Major Television Vomit

September 14, 2010

I had another subject all lined up for my blog today, but, in tribute to the VMA aftermath, I will lay that subject aside for now, and focus on what’s on the minds of most young America tonight.

I never listen to the radio; I prefer to spend time with musicians with actual, ahem, talent –Elton John, Billy Joel, The Beach Boys, Michael Jackson, Aretha Franklin, The Rolling Stones, to name a few.

Of course, all good music has not been lost. There are many present bands who have not yet been conquered with million-dollar deals to exploit their sexuality and flaunt their drug excesses all in the name of music. They endeavor to follow in the gifted footsteps of artists of the past rather than rely on showy outfits and lasers to distract from their abismal melodies and horrific lyrical choices.

Now, you’re probably thinking, hold on a minute; all of these “talented musicians” exploited their sexuality and drug excesses. In fact, many lived very short lives because of it. And yes, you are right. However, I would argue that most of them did not become famous for these qualities. It was their musical talent that skyrocketed them first. Now, take a look at today, and compare.

These things said: it’s extremely obvious that I’m out of touch with mainstream pop of today. I know it, and I’m unspeakably grateful. But I didn’t realize just how much that was true . . . until the VMA’s, of course.

I only recognized about a third of the “artists”–if you can call them that.

I can safely assert that there was not one moment from the show that would persuade me to spend any of my time or money on any of them.

I ask, what did these people do to become famous?

Jersey Shore? Are you kidding me?

These kids are rich and adored thanks to their glorification of their white trashiness. They get drunk, fight, cuss, sleep around, don’t work, can’t string two intelligent sentences together, and look like they just walked out of a greasers gang from the ’60s. I mean, am I really seeing this?

Sigh. Yep.

And they’re not the only disgusting excuses for human beings. They may just be the most visible.

I’m not gonna touch Lady Gaga because words can’t even come close to what I feel for her. And besides that, her fans are almost as crazy as she is. I’m afraid one of them would knife me in the night.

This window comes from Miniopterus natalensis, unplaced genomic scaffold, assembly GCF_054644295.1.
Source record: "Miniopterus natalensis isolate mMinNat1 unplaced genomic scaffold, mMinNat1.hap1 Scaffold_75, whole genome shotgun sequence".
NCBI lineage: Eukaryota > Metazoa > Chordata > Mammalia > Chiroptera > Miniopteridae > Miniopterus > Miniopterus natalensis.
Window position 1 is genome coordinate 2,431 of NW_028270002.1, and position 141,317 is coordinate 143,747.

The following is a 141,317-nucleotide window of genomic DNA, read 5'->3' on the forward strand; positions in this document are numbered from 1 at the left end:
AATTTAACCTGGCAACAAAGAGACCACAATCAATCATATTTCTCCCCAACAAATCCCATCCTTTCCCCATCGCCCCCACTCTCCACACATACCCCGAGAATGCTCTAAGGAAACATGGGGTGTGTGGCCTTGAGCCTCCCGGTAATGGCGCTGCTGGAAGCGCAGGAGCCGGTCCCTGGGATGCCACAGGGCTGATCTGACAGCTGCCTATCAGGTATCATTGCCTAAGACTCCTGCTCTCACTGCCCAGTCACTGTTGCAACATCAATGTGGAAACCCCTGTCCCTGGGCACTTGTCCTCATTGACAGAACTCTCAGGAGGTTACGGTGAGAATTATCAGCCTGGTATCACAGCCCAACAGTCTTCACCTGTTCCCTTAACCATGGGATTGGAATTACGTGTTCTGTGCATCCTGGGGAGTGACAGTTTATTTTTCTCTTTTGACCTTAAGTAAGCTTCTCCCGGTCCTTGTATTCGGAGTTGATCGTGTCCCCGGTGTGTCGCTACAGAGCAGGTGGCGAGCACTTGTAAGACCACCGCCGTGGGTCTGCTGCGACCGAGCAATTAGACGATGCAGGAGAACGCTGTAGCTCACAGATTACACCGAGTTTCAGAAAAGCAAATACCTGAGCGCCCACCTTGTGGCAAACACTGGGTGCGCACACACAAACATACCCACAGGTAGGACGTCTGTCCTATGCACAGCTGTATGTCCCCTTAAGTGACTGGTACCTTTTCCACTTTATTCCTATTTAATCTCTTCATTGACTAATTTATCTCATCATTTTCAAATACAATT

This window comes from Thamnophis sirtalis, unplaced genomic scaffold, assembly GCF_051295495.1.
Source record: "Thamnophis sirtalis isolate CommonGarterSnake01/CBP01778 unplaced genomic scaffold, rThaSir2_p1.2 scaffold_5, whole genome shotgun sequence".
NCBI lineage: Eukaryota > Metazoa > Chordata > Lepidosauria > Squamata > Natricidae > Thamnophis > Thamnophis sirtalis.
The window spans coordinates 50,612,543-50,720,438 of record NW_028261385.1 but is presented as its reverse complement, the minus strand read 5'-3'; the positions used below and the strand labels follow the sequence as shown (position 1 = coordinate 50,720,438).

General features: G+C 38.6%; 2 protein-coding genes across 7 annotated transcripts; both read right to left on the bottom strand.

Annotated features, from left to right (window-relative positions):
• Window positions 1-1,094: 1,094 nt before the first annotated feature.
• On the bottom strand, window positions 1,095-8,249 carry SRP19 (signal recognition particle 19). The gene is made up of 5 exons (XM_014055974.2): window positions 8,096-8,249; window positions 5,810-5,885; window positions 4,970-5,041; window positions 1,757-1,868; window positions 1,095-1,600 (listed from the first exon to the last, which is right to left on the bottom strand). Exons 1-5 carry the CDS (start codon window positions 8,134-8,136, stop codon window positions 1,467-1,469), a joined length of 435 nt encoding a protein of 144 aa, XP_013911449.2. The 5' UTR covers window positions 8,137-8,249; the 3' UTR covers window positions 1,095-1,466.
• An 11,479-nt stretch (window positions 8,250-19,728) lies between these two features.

I just have one word for her: blink. It’s okay. We all do it.

And Kesha? Her outfit was so laughable, I couldn’t look at her straight on. The garbage bag dress was really not that bad; it was more the hair and the feathers. I mean, just calm. it. down.

And of course, there’s more where that came from.

Did you catch and Nikki Minaj’s performance? I wonder how I can get her hair? So pink and spacelike. Reminded me of a jelly bean. That would have made a nice finale, have someone fly down and eat her hair, maybe even her whole head. Very Gaga-esque. I’m surprised MTV didn’t think of that. They were probably too busy trying to coerce Kanye and Taylor to duke it out in jello on stage.

For me, though, what made this night the most difficult to bear is what I noticed in the performers underneath the costumes. Nothing. Total emptiness. Blank expressions. No ability to speak their mind–only the mind of the collective public, who, after all, determine whether they succeed or fail.

They are solely concerned with what will be big tomorrow, where they rank, and how they can be more famous than the person next to them–and if that means showing their breasts and talking about their favorite sexual position, it’s all in a day’s work.


I was in my car one day when a young boy pulls up next to me blasting the most recent rap song, from the newest thug on the music scene. He was very enthusiastically, yet aggressively, shaking his head. If I hadn’t heard the music, I would have thought he was getting water out of his ears. I felt instant pity for his head. I can’t begin to wonder how his brain handles the constant rattling.

I must admit, the new breed of youngsters frightens me: what they’re being exposed to and at how young of an age they are being exposed to it.

Rehab has become “in.”

High society priveleged teens are the associates held out to impressionable young ones on evening dramas. 

Current radio tunes, and the djs who sell them, tout nightclubs and promote the normalcy of partying and drugs. With no apparent consequences.

Why can’t we just tap our red slippers together with Dorothy and say “There’s no place like home.” And vanish the gangsta rap and the mindless bobbing heads that gobble up the newest Soldja Boy song that sounds curiously similar to his last hit song. Maybe then we can start to teach our children how to live, without allowing their associates, music and television to do it for us.

Wait a minute… why don’t we start now?